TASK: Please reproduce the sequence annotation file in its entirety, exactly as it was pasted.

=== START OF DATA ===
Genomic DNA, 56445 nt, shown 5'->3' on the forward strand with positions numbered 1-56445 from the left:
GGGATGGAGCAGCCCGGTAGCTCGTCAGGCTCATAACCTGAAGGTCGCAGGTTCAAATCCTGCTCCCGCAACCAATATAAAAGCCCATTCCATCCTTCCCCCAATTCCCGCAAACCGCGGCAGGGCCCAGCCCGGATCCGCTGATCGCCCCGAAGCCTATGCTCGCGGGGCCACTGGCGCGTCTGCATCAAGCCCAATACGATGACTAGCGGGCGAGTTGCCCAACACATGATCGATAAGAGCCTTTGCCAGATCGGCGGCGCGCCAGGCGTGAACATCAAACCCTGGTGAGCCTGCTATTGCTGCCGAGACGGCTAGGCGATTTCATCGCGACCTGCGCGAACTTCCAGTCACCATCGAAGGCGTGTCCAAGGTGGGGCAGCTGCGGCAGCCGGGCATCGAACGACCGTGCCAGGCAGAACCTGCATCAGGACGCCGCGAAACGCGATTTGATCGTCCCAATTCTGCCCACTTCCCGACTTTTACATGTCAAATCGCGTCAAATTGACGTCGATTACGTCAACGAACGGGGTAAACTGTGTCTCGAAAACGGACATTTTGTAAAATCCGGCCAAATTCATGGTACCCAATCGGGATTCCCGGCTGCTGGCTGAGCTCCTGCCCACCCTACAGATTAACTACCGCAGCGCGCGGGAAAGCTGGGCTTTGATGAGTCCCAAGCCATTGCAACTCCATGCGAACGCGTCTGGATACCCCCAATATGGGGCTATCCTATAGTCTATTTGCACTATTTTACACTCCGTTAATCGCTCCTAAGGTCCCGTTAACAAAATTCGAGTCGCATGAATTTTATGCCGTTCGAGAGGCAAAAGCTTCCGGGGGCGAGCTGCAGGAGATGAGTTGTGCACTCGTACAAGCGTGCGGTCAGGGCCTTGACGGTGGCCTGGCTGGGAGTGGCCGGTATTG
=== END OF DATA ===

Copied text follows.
Genomic DNA, 56445 nt, shown 5'->3' on the forward strand with positions numbered 1-56445 from the left:
GGGATGGAGCAGCCCGGTAGCTCGTCAGGCTCATAACCTGAAGGTCGCAGGTTCAAATCCTGCTCCCGCAACCAATATAAAAGCCCATTCCATCCTTCCCCCAATTCCCGCAAACCGCGGCAGGGCCCAGCCCGGATCCGCTGATCGCCCCGAAGCCTATGCTCGCGGGGCCACTGGCGCGTCTGCATCAAGCCCAATACGATGACTAGCGGGCGAGTTGCCCAACACATGATCGATAAGAGCCTTTGCCAGATCGGCGGCGCGCCAGGCGTGAACATCAAACCCTGGTGAGCCTGCTATTGCTGCCGAGACGGCTAGGCGATTTCATCGCGACCTGCGCGAACTTCCAGTCACCATCGAAGGCGTGTCCAAGGTGGGGCAGCTGCGGCAGCCGGGCATCGAACGACCGTGCCAGGCAGAACCTGCATCAGGACGCCGCGAAACGCGATTTGATCGTCCCAATTCTGCCCACTTCCCGACTTTTACATGTCAAATCGCGTCAAATTGACGTCGATTACGTCAACGAACGGGGTAAACTGTGTCTCGAAAACGGACATTTTGTAAAATCCGGCCAAATTCATGGTACCCAATCGGGATTCCCGGCTGCTGGCTGAGCTCCTGCCCACCCTACAGATTAACTACCGCAGCGCGCGGGAAAGCTGGGCTTTGATGAGTCCCAAGCCATTGCAACTCCATGCGAACGCGTCTGGATACCCCCAATATGGGGCTATCCTATAGTCTATTTGCACTATTTTACACTCCGTTAATCGCTCCTAAGGTCCCGTTAACAAAATTCGAGTCGCATGAATTTTATGCCGTTCGAGAGGCAAAAGCTTCCGGGGGCGAGCTGCAGGAGATGAGTTGTGCACTCGTACAAGCGTGCGGTCAGGGCCTTGACGGTGGCCTGGCTGGGAGTGGCCGGTATTG